The policy debate over globalization in the past decade has largely bypassed the international mobility of labor. Restrict trade and cries of protectionism resound. Suggest linking labor standards to trade and it's protectionism in disguise. Limit capital flows and the International Monetary Fund is on your back. But restrict people flows? That's just an accepted exercise of national sovereignty! During the last few decades, when most countries reduced barriers to trade in goods and services and liberalized financial capital markets, most also sought to limit immigration. In this essay, I examine what we know about the causes and consequences of immigration. I argue that people flows are fundamental to creating a global economy and that the interplay among immigration, capital and trade is essential to understanding the way globalization affects economies. I consider ways to reduce barriers to immigration that could improve the well-being of workers around the world.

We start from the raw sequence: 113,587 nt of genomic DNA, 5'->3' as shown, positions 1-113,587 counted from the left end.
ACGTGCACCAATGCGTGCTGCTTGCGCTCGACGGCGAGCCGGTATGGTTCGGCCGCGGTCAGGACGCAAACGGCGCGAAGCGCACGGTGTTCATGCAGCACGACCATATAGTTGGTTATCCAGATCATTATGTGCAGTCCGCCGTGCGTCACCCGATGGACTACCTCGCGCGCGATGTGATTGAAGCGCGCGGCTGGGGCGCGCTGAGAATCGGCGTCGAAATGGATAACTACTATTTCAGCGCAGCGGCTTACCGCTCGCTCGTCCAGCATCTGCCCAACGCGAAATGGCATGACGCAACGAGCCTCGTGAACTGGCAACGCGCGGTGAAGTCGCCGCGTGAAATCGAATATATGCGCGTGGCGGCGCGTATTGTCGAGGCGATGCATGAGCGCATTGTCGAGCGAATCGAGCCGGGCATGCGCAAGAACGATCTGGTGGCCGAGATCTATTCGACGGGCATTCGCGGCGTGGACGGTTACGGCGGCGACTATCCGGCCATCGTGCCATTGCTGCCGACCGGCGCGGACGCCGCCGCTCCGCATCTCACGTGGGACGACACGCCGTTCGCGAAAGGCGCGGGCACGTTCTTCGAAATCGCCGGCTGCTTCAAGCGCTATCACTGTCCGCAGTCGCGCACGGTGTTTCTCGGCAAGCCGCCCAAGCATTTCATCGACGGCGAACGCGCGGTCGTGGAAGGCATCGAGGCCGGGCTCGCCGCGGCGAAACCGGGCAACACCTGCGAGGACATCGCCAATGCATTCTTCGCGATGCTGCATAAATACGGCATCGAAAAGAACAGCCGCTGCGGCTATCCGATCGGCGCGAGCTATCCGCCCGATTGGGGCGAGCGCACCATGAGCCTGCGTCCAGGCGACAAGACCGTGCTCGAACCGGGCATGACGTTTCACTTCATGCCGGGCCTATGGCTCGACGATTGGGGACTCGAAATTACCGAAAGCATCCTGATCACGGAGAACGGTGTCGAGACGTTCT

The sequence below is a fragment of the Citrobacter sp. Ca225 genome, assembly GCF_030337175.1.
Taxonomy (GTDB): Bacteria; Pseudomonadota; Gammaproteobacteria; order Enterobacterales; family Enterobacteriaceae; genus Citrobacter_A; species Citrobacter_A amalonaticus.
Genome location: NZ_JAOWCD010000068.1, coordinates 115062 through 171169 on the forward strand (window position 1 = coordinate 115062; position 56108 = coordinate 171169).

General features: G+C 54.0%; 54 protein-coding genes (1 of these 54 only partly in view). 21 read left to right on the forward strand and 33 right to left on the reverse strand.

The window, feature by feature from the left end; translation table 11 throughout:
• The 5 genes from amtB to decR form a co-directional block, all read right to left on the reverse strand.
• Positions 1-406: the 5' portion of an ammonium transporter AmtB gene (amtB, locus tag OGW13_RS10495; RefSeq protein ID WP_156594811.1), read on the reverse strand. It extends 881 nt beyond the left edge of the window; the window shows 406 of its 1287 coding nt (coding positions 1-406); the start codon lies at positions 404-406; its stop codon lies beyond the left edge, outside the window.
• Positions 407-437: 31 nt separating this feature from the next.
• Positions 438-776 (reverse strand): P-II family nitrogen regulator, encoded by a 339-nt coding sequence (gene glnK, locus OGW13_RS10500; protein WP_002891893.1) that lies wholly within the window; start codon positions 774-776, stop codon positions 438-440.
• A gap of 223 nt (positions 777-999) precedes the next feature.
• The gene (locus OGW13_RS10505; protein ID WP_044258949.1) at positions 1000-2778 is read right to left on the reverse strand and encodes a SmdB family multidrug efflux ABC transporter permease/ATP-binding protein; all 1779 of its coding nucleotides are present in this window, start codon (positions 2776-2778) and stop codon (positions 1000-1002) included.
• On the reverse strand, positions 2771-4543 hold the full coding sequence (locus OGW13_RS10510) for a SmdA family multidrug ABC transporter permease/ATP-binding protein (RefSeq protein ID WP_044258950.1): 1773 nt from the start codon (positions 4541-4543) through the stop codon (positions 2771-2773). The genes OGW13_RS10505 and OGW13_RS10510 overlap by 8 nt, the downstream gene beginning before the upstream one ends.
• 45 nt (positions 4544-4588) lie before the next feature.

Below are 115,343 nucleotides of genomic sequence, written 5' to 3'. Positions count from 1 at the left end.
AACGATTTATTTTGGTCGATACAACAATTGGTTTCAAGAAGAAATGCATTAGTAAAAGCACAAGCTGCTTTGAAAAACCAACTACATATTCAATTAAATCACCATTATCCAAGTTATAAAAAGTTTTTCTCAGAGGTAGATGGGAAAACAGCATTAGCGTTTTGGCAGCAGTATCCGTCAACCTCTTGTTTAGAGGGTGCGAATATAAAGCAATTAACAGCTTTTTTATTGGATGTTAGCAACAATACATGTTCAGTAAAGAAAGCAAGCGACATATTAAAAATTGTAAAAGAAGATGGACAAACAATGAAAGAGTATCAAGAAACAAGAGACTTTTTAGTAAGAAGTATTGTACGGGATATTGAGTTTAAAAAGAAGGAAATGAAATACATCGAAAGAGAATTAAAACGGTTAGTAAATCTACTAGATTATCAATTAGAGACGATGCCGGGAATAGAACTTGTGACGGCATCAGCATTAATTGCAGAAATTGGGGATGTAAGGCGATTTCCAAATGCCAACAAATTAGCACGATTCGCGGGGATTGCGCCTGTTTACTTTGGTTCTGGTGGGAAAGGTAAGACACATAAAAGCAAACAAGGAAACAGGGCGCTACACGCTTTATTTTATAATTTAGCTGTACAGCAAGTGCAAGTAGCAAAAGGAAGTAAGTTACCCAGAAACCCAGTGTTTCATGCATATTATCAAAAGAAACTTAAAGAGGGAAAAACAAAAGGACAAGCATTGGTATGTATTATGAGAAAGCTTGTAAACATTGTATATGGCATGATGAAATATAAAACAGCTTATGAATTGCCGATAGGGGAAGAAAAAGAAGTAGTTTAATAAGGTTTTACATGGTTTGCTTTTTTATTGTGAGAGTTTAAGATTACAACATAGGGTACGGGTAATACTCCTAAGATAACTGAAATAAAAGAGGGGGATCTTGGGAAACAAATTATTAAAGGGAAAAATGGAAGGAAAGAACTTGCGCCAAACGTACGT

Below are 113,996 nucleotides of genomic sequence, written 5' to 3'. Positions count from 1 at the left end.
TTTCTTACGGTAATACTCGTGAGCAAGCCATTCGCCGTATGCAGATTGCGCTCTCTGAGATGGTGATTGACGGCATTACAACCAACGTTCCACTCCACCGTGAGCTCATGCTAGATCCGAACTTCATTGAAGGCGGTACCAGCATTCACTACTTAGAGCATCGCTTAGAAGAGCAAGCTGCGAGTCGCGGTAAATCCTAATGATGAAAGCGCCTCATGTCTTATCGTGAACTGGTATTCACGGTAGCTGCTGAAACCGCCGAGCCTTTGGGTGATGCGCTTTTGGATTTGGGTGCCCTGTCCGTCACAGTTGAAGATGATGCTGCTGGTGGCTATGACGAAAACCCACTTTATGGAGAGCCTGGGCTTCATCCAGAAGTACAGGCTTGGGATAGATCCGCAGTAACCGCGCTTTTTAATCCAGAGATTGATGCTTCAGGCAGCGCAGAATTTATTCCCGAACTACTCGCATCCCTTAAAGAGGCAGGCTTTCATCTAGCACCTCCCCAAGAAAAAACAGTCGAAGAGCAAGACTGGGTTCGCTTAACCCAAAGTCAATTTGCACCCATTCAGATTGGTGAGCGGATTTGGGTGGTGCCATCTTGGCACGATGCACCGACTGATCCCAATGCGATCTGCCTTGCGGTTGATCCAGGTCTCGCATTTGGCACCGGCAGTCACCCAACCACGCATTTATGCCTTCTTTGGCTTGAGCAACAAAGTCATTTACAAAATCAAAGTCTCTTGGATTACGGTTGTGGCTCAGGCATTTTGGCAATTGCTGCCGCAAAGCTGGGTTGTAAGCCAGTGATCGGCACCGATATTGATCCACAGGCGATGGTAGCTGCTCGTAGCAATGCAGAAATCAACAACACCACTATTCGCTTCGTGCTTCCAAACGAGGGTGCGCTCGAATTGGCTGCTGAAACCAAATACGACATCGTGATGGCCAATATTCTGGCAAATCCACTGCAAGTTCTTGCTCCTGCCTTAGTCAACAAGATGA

The Journal of Economic Perspectives (JEP) attempts to fill a gap between the general interest press and most other academic economics journals. The journal aims to publish articles that will serve several goals: to synthesize and integrate lessons learned from active lines of economic research; to provide economic analysis of public policy issues; to encourage cross-fertilization of ideas among the fields of thinking; to offer readers an accessible source for state-of-the-art economic thinking; to suggest directions for future research; to provide insights and readings for classroom use; and to address issues relating to the economics profession.